Clare C said...

This was a really sane post. I don't think kissing is only for engaged and married people, so that's not something I'll be enforcing. But that's the nitty gritty everyone has to hammer out in their own lives. I don't think your main point can be stated enough, especially to young/naive/impressionable girls.

Anna said...

"Men take their behaviour cues from other men."

My priest told another single lady in church that "you have to teach guys". Meaning, you have to teach them how to act towards you, what's acceptable and what isn't. It was most disheartening to hear. What woman wants to "teach" her boyfriend not to try to sleep with her? Argh.

I also really wish priests would be very clear with young men on what they can and can't do but unmarried singles above college age just seem to be left to their own devices.

Jeff McL. said...

From a male perspective, let me say that I find serial dating disturbing and frustrating. Disturbing, because women these days just go from boyfriend to boyfriend to boyfriend, like a child on monkey bars. I once dated a girl I met in RCIA who, let me say, was barely Catholic. She had a bloated photo album with a page for each of her boyfriends. We went out for 3 months, and I suppose I have a page in there now. Why go out with a woman like this when I'll just be one more in a seemingly endless series of boyfriends? It's frustrating because I can't meet single women. They all have boyfriends. Most men simply tell me I have to "prove myself" by separating one of these girls from her BF. I have no desire to play those sorts of games. At 37, having had only one real girlfriend my entire life, I'm happy to remain celibate, but regardless it's either celibacy or marriage. There's no in-between.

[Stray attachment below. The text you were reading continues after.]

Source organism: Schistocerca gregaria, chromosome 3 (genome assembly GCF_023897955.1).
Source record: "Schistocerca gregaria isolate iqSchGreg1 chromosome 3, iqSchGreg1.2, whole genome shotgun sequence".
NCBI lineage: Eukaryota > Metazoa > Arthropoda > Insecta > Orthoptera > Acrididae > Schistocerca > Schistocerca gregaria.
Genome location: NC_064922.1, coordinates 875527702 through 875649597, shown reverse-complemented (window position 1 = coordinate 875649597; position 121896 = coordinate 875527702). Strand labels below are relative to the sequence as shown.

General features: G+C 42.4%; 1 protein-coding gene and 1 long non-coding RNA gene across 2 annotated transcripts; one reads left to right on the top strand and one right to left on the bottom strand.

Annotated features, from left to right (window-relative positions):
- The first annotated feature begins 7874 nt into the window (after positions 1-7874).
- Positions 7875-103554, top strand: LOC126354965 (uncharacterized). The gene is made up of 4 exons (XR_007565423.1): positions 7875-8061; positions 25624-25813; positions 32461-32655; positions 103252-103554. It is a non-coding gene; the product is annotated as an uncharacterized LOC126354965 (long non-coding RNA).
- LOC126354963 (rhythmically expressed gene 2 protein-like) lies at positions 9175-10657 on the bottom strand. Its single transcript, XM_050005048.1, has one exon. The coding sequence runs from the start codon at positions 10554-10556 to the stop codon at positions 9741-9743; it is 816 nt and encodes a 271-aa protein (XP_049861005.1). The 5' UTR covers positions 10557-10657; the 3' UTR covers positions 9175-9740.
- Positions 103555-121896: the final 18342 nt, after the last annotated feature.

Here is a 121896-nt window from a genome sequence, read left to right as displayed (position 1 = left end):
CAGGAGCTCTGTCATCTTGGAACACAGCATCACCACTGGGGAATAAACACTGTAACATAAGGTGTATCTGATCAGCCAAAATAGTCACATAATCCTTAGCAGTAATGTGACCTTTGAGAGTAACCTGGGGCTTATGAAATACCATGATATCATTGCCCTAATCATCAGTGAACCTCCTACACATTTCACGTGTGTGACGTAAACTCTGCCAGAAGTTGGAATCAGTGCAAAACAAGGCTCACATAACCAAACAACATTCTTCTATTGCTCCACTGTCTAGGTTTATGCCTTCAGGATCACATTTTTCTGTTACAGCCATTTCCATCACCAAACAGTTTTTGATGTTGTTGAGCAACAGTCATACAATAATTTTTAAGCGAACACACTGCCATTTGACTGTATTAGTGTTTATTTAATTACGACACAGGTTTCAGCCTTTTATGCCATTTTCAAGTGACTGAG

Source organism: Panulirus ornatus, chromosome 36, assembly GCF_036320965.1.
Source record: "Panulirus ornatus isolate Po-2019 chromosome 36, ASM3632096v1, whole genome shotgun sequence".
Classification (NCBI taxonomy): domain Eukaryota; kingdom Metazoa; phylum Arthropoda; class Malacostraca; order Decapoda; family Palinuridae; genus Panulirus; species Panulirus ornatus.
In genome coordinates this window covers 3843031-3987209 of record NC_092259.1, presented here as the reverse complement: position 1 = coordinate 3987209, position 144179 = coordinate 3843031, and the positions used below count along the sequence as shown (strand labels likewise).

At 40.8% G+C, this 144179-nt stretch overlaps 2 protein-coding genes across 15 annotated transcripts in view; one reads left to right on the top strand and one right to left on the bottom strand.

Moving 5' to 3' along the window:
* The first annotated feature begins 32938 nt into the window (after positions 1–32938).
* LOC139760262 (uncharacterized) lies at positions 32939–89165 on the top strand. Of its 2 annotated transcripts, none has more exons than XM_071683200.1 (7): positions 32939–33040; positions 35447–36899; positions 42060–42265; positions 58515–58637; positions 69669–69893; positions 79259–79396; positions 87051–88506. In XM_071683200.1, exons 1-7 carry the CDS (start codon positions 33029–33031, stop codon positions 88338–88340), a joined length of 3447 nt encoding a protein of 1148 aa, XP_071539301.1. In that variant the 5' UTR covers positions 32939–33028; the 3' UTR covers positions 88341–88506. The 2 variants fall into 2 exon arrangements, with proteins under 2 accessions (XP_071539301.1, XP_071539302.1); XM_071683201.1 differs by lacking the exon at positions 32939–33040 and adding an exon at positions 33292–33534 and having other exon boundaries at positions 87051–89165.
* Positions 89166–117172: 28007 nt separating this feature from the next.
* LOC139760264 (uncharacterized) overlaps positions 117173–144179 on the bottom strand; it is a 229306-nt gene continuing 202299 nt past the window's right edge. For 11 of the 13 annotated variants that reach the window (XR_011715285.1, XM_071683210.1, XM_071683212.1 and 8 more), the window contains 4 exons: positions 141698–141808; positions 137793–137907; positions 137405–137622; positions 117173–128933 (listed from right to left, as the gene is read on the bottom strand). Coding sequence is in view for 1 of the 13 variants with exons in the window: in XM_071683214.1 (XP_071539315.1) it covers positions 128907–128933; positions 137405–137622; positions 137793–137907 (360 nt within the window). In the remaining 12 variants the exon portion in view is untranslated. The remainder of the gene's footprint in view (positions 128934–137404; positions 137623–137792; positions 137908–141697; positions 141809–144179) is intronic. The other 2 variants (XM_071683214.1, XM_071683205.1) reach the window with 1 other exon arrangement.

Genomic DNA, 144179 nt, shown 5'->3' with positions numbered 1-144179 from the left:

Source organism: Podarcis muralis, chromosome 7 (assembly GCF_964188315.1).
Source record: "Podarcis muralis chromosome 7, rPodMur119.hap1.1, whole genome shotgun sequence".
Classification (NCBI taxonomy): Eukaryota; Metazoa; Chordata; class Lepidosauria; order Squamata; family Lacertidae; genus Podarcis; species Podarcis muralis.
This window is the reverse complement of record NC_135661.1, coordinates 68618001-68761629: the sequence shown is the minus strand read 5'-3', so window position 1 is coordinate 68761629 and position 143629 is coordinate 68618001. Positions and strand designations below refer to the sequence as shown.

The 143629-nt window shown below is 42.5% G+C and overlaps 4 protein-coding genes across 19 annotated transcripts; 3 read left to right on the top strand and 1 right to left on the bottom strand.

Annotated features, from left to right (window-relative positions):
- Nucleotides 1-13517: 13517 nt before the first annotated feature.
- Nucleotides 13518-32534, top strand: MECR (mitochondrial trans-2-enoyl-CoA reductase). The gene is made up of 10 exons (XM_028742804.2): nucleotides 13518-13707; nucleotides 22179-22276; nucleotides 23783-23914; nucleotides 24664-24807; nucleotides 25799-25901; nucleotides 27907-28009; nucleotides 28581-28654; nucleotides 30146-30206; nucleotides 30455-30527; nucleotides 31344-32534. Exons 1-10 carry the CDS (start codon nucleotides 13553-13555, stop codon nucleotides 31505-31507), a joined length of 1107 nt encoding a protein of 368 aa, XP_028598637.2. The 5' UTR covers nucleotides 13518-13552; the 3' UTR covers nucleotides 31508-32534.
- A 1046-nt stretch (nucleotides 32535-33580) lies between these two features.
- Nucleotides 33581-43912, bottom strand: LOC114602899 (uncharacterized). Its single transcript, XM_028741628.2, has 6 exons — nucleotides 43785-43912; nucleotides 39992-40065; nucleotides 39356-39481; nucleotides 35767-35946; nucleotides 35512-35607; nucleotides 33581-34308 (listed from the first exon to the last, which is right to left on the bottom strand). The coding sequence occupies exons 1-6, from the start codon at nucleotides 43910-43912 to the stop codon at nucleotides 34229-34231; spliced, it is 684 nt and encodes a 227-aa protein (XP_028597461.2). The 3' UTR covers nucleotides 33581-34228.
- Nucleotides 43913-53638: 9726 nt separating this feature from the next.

Nice blog, BTW, found it indirectly through Fr. Z.

Seraphic said...

Anna, that is a very good idea. I think priests should give a "To the Single People" homily at least once a year, to acknowledge their existence, to point out that they themselves are Single, to share how they themselves cope with being Single, and then to encourage and chastize Singles as needed. It would be great if priests stood at the pulpit and said "Single men, stop pressuring women for sexual favours--how dare you?!" I have never, ever in my life heard this from the pulpit, though I have twice sat with everyone else being berated for our supposed homophobia.

Seraphic said...

Jeff McL, my hair is standing on end from the story of Donna Giovanna and her photo album.

Most of the women who read this blog are Catholic and have no boyfriends, and one of the most common search terms that show up in my stats counter is "[age] and no boyfriend." So even though it may seem all the Single girls have boyfriends, this isn't true.

Christine said...

@Seraphic - Yes, I do wish priests would [once in a while] address the fact that there are faithful singles in the church. In my parish, I doubt whether my parish priest really cares about folks who either lack young children or who haven't reached retirement age. Alas.

Seraphic said...

Christine, I hear you, and what makes this so messed up is that most parish priests lack young children and are not yet retired. They themselves are Singles. There are married priests, priests in religious orders, and Single priests. So it would be great if Single priests would talk about being Single!

Christine said...

@Seraphic...good point!